A mini brick-built world in your bookshelf. A new way to discreetly display LEGO at home.
Opens quickly into a wide background for play.

Folding Book Nook

A book nook is a mini-world that sits in between books on your bookshelf. And who doesn’t love a miniature world?

I built this because I was looking for a way to display LEGO discreetly in my home. I love modulars but they take up way too much space. Space is always a problem for us LEGO fans, isn’t it?

The book nook is compact — and it’s a fun surprise for people to see in a bookshelf.

It’s a LEGO set that won’t get banished to the basement because it blends in rather than stands out.

The book nook is great for display, but also for play: open it up wide to use as scenery for dramatic play or in brickfilms and photography.

My book nook is based on a famous food alley in Tokyo: Omoide Yokocho. The charming lantern-filled and cherry blossom-lined alley is full of tiny yakitori stalls and other counter-serve restaurants.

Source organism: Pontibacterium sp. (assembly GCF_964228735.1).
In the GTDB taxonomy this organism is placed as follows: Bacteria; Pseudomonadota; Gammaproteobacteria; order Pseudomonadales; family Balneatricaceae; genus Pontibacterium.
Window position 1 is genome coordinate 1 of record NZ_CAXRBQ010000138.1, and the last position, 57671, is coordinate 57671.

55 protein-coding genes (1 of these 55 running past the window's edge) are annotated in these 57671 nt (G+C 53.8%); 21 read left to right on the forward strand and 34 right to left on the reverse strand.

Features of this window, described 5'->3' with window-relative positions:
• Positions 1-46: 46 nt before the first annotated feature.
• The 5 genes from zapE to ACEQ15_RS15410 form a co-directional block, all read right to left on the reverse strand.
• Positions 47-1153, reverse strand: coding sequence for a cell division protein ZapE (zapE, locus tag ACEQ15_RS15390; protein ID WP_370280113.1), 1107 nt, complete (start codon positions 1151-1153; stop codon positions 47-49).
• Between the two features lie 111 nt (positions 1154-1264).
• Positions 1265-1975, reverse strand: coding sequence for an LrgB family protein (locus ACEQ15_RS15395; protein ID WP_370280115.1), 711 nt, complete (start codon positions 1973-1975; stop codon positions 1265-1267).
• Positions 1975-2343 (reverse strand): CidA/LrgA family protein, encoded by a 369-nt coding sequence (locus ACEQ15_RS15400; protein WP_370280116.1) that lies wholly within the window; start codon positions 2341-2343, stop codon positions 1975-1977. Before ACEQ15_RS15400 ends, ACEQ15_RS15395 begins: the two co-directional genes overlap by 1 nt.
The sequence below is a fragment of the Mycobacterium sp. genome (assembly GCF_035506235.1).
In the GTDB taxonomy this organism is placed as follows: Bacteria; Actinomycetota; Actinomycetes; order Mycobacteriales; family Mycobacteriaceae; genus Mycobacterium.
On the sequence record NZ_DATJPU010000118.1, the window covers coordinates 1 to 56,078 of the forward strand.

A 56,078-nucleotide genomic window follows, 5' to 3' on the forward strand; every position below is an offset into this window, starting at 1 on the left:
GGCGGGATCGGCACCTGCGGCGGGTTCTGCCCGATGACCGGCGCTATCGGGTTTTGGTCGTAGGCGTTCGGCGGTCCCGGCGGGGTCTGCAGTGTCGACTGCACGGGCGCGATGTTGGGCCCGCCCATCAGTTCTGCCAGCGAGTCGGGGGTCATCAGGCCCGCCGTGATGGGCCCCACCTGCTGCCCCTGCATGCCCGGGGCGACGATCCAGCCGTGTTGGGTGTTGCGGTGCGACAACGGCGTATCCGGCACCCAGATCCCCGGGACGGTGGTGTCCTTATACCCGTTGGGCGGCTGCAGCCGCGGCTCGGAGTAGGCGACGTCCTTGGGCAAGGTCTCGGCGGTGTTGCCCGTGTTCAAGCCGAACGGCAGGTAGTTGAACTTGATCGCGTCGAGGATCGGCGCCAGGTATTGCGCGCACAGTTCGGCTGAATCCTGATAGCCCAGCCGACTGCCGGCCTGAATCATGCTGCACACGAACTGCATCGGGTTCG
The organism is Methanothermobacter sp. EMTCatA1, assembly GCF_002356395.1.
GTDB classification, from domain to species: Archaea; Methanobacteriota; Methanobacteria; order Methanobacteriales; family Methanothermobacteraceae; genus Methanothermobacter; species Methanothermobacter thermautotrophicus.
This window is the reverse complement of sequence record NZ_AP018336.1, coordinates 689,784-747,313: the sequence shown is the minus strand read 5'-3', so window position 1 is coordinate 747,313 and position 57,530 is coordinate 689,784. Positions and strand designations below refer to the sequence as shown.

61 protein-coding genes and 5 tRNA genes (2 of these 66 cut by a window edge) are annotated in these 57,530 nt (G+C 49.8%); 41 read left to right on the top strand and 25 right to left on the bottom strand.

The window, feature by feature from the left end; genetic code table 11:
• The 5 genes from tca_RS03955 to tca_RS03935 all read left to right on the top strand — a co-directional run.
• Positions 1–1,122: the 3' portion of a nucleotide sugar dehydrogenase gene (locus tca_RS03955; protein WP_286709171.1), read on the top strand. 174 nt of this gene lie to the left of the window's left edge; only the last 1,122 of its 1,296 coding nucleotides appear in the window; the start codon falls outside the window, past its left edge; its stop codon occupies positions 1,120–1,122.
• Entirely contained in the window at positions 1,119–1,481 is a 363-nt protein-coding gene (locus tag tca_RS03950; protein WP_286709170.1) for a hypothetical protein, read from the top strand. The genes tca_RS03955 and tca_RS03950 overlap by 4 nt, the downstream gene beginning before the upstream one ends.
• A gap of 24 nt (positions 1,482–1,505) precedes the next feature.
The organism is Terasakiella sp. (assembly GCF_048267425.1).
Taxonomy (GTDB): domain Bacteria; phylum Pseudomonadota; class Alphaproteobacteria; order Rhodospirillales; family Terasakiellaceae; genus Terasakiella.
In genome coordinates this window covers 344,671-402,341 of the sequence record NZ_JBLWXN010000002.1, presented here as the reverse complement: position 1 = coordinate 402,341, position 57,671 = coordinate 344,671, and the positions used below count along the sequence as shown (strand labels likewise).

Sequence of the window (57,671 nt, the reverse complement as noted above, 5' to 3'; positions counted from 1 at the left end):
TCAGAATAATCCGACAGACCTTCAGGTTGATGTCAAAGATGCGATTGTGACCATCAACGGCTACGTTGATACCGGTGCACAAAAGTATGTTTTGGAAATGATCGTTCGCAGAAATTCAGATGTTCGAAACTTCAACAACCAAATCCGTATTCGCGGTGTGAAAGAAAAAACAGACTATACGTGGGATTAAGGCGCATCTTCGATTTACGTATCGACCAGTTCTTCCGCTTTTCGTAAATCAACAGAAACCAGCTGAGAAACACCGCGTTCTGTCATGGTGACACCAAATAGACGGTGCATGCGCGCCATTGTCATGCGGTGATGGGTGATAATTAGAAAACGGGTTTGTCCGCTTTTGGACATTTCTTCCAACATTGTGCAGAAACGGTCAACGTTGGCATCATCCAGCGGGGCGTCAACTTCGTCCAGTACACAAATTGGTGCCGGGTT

It’s 8 studs wide, about 20 bricks tall, and 24 bricks long. It opens to 48 bricks wide.

It’s held together by a removable top that spans the book nook’s width and length. And a 1×2 door rail plate holds the base together.

Converting it from a book nook into a wide background as simple as removing it from the base and attaching it to the top.

I think every LEGO fan would love to have a portal into another world sitting on their bookshelf. After all, that’s what books do: transport us somewhere else!

Project Updates

Support beams

Added support beams to prevent the sides from bowing in when the top is removed.

Cherry blossoms

Changed the green leaves to pink and white to make them look like cherry blossoms.

Beer keg

This beer keg is attached via a 2×2 jumper plate so it can be easily removed.

‘Teru teru bozu’

It's a kind of charm to bring good weather. I wanted some decoration in the window but didn't want it to be food (like a pie). Still not convinced about this idea though. Maybe a cat would be better.

Action Shots